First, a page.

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Posted jaqs on 12 December 2012 - 12:59 PM
Posted chess on 12 December 2012 - 09:26 AM
Posted poster J on 11 December 2012 - 11:59 PM
Posted Pharaoh's number 2 on 12 December 2012 - 08:24 AM
Interestingly they sent a pop critic rather than one of their usual theatre critics.
Really disappointed by that. Was hoping for a grumpy rant by Billers.
Posted Titan on 11 December 2012 - 08:07 PM
Posted Pharaoh's number 2 on 11 December 2012 - 07:36 PM
Posted djp on 11 December 2012 - 07:28 PM
But seriously, their records were all about spirit, branding and marketing. Strip that away, and how many of their songs were actually any good? IMO one of the reasons that Mamma Mia and We Will Rock you have survived is that as well as having a huge fasnbase, the songs are theatrical enough to stand up in a musical. The Spice Girls were all about frothy, throwaway pop - nothing more, nothing less, and unless VF manages to capture the silliness of it all then it is probably doomed in the long run. I probably wont see this show, my fears when i heard the lack of imagination in calling the lead character "Viva" in order to get the title seems to have been confirmed.
Mamma Mia and WWRY offer more money notes i agree. But a lot of established musicals don't have that many good songs - some have one or two - and there's probably enough mileage for a moving song in the likes of Viva Forever, Two Become One or Goodbye - as well as the energetic dance numbers - and the utter schmallz in Mama. They could also have used 3 or 4 of Melanie 'C's Geri's and Emma's solo hits - which wouldn't have been so hard to shoe horn into a story, and lend themseles to powerful solos or big dance numbers. I turn to you and its Raining Men are as good as many musicals can boast. They also had 5 strong characters to start with, without having to think them up, and they could have permed the home accents if they wanted to make them differ from the original group. There's no reason why the new Emma can't come from, say, Scotland, or Mel B from London, or Geri from Essex.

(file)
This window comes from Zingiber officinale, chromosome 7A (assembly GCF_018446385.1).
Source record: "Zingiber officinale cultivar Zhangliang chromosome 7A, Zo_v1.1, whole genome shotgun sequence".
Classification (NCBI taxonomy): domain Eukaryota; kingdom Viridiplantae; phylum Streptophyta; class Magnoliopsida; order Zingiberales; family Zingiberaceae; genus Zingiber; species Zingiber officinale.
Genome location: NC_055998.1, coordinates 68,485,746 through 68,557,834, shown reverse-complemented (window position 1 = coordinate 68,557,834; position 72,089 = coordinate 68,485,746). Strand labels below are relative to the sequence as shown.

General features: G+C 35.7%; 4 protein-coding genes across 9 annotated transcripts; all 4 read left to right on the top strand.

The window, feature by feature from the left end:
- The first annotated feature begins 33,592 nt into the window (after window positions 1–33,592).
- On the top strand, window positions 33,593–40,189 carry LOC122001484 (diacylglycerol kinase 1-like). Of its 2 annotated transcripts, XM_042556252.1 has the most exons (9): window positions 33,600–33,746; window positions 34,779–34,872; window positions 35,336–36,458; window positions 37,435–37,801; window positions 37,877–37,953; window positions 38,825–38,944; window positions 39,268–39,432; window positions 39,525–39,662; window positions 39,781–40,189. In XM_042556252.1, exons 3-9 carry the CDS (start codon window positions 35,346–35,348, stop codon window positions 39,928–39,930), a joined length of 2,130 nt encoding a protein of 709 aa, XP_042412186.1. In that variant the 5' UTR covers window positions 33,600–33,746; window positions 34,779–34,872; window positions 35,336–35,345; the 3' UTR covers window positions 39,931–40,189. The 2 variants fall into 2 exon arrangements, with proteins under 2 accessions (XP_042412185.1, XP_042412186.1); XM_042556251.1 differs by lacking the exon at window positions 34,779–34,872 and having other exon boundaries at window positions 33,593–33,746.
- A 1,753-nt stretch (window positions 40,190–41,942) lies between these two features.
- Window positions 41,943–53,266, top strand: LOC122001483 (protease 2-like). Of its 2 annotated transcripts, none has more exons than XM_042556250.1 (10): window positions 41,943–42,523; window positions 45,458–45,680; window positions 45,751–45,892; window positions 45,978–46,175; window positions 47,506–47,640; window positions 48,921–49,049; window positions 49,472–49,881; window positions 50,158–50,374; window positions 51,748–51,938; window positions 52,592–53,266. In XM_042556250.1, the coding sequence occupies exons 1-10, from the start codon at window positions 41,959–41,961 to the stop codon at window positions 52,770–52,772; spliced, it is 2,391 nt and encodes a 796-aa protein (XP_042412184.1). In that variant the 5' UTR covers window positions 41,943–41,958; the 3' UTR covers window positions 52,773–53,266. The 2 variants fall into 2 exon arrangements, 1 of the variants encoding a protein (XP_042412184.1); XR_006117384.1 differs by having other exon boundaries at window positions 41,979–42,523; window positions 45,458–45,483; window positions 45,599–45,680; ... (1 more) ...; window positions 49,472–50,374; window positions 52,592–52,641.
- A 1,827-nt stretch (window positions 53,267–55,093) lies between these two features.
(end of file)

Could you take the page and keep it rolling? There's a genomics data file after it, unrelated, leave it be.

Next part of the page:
What they don't seem to have done is to follow the Mama Mia example and to make the songs if anything bigger and bolder, or the WWRY/Mamma Mia principle of getting some of the best people around in to sing them. They seem to have done something entirely different - which is to write a juke box musical that doesn't actually play the songs, and a Spice Girls free, homage to the Spice Girls . .It sounds like what you would get if someone went away with the lyrics, hadn't heard the songs, and tried to fit a few lines in here and there into a comedy sketch. I suspect if the book made some sense, there's a lot of top class West End singers free at the moment who could make the Spice Girls songs sound good enough, and no shortage of talent in a lot of current ensembles too.
Posted Alf on 11 December 2012 - 06:54 PM
Posted argen on 11 December 2012 - 09:57 AM
The opening is just FLAT... there's no other way to say it.. instead of using a big song to set the mood, it's just boring dialogue.The ''story'' was all over the place, the songs all cut .. half of them you wouldn't recognize.. and the other half were completely ruined (Say you'll be there, one of my favorites, just a couple of verses and then cut by nonsense dialogue)....
What is the deal with ''Spice up your life''??????????? With all the spanish dancers, and then in the middle a dance which looked like it came out of the lion king... oh dear.. just horrible!!!!!!!!!!
The book is not funny, the costume is nothing to get too excited about.. I still don't understand why Viva's Mentor (sorry i don't remember her name!) had so many songs while the girls barely appear after the first scenes... and WHY she comes in at the end of the first act when viva and her mum are singing goodbye/mama ???? What does she have to do with anything??? At first I thought (as someone said before) that she would end up being Viva's birth mother, but this didn't happen.. so I don't see an explanation for her being so important in the story.
Overall I was bored 90% of the time, the only exciting moment was the last 5 minutes of the show when the cast was dancing spice up your life/wannabe/stop.. Now that is how the whole show should have been!!! Fun and silly.. in a mamma mia or priscilla sort of way....
Disappointed! Not going to watch this again! Feeling bad for all the performers working in it, as I'm sure they have to know how horrible this show is..
Posted Front Row Dress on 11 December 2012 - 09:31 AM
Posted freckles on 11 December 2012 - 07:42 AM
Posted Parsley on 10 December 2012 - 11:25 PM
I agree with you......people will come and see this and think it is somehow "British comedy".
The book is an absolute disgrace.....Jennifer Saunders was never that funny to begin with....she is a joke of sorts, yes...but that is quite a different thing.
It really upsets me, as there is so much British talent out there and so many talented comedy writers who could have offered something, anything better than this.
I am all for girl power, but this project is a bad advertisement for feminism and women in general.....although interestingly directed by a man.